Rubber Boots Methods for the Anthropocene

Doing Fieldwork in Multispecies Worlds

2022

Nils Bubandt, Astrid Oberborbeck Andersen, and Rachel Cypher, Editors

A methodological follow-up to Arts of Living on a Damaged Planet

Answering methodological challenges posed by the Anthropocene, this collection retools the empirical study of the socioecological chaos of the contemporary moment across the arts, human science, and natural science. The methodological companion to Arts of Living on a Damaged Planet, it provides empirical studies of the multispecies messiness of contemporary life that investigate some of the critical questions of our time.

From snorkel fins to worn sneakers, drip torches, boats, dogsleds, and the hooves of a horse, Rubber Boots Methods for the Anthropocene is a bold essay collection that pays attention to the ambulatory prosthetics that we wear or carry into particular fields (ocean, forest, savannah, university) and their many histories—material, colonial, multispecies. Situated knowledge has found its footing.

Melody Jue, author of Wild Blue Media: Thinking Through Seawater

The environmental and climatic crises of our time are fundamentally multispecies crises. And the Anthropocene, a time of “human-made” disruptions on a planetary scale, is a disruption of the fabric of life as a whole. The contributors to Rubber Boots Methods for the Anthropocene argue that understanding the multispecies nature of these disruptions requires multispecies methods.

Answering methodological challenges posed by the Anthropocene, Rubber Boots Methods for the Anthropocene retools the empirical study of the socioecological chaos of the contemporary moment across the arts, human science, and natural science. Based on critical landscape history, multispecies curiosity, and collaboration across disciplines and knowledge systems, the volume presents thirteen transdisciplinary accounts of practical methodological experimentation, highlighting diverse settings ranging from the High Arctic to the deserts of southern Africa and from the pampas of Argentina to the coral reefs of the Western Pacific, always insisting on the importance of firsthand, “rubber boots” immersion in the field.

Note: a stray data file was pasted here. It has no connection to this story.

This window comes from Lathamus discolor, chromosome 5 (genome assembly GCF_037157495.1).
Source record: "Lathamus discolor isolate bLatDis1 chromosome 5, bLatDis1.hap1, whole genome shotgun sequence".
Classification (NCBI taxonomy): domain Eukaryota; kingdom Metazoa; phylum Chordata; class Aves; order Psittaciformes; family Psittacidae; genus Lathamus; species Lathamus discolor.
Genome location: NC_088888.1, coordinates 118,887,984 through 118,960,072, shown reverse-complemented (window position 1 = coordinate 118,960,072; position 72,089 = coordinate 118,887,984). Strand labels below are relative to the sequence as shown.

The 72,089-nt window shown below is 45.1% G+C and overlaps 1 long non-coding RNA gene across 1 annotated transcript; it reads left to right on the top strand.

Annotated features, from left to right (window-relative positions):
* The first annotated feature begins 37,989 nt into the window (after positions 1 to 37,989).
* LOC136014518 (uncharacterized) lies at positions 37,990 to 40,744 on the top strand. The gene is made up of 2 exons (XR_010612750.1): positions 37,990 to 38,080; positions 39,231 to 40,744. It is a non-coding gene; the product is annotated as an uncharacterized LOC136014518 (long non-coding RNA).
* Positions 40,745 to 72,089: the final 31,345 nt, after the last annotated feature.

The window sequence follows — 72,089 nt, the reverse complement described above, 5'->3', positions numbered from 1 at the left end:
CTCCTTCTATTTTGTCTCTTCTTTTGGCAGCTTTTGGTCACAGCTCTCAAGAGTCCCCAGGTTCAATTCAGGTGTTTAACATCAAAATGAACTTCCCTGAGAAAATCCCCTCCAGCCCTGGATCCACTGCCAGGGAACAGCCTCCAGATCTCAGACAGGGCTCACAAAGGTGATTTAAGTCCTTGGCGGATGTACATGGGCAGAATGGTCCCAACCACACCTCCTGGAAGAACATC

The methodological companion to Arts of Living on a Damaged Planet: Ghosts and Monsters of the Anthropocene (Minnesota, 2017), this collection puts forth empirical studies of the multispecies messiness of contemporary life that investigate critical contemporary questions.

Contributors: Filippo Bertoni, Museum für Naturkunde, Berlin; Harshavardhan Bhat, U of Westminster; Nathalia Brichet, U of Copenhagen; Janne Flora, Aarhus U, Denmark; Natalie Forssman, U of British Columbia; Peter Funch, Aarhus U; Kirsten Hastrup, U of Copenhagen; Colin Hoag, Smith College; Joseph Klein, U of California, Santa Cruz; Andrew S. Mathews, U of California, Santa Cruz; Daniel Münster, U of Oslo; Ursula Münster, U of Oslo; Jon Rasmus Nyquist, U of Oslo; Katy Overstreet, U of Copenhagen; Pierre du Plessis, U of Oslo; Meredith Root-Bernstein; Heather Anne Swanson, Aarhus U; Anna Lowenhaupt Tsing, U of California, Santa Cruz; Stine Vestbo.